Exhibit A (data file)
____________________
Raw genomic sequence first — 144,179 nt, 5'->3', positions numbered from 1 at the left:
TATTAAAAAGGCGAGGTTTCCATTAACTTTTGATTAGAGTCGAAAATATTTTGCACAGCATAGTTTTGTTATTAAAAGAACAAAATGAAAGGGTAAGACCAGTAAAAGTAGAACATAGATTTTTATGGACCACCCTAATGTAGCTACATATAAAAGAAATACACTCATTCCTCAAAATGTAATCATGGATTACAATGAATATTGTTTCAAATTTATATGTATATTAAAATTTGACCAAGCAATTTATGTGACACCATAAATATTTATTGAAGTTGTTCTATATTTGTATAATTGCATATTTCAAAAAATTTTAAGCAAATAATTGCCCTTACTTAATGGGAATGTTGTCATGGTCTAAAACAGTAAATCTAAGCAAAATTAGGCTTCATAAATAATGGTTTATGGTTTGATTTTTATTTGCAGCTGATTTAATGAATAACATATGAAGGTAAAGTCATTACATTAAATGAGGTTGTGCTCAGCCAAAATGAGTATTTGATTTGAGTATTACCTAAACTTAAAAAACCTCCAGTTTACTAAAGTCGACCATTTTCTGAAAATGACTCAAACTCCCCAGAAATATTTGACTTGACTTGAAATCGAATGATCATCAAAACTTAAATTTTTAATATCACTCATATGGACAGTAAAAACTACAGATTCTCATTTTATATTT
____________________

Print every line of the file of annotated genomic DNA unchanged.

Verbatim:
Raw genomic sequence first — 144,179 nt, 5'->3', positions numbered from 1 at the left:
TATTAAAAAGGCGAGGTTTCCATTAACTTTTGATTAGAGTCGAAAATATTTTGCACAGCATAGTTTTGTTATTAAAAGAACAAAATGAAAGGGTAAGACCAGTAAAAGTAGAACATAGATTTTTATGGACCACCCTAATGTAGCTACATATAAAAGAAATACACTCATTCCTCAAAATGTAATCATGGATTACAATGAATATTGTTTCAAATTTATATGTATATTAAAATTTGACCAAGCAATTTATGTGACACCATAAATATTTATTGAAGTTGTTCTATATTTGTATAATTGCATATTTCAAAAAATTTTAAGCAAATAATTGCCCTTACTTAATGGGAATGTTGTCATGGTCTAAAACAGTAAATCTAAGCAAAATTAGGCTTCATAAATAATGGTTTATGGTTTGATTTTTATTTGCAGCTGATTTAATGAATAACATATGAAGGTAAAGTCATTACATTAAATGAGGTTGTGCTCAGCCAAAATGAGTATTTGATTTGAGTATTACCTAAACTTAAAAAACCTCCAGTTTACTAAAGTCGACCATTTTCTGAAAATGACTCAAACTCCCCAGAAATATTTGACTTGACTTGAAATCGAATGATCATCAAAACTTAAATTTTTAATATCACTCATATGGACAGTAAAAACTACAGATTCTCATTTTATATTT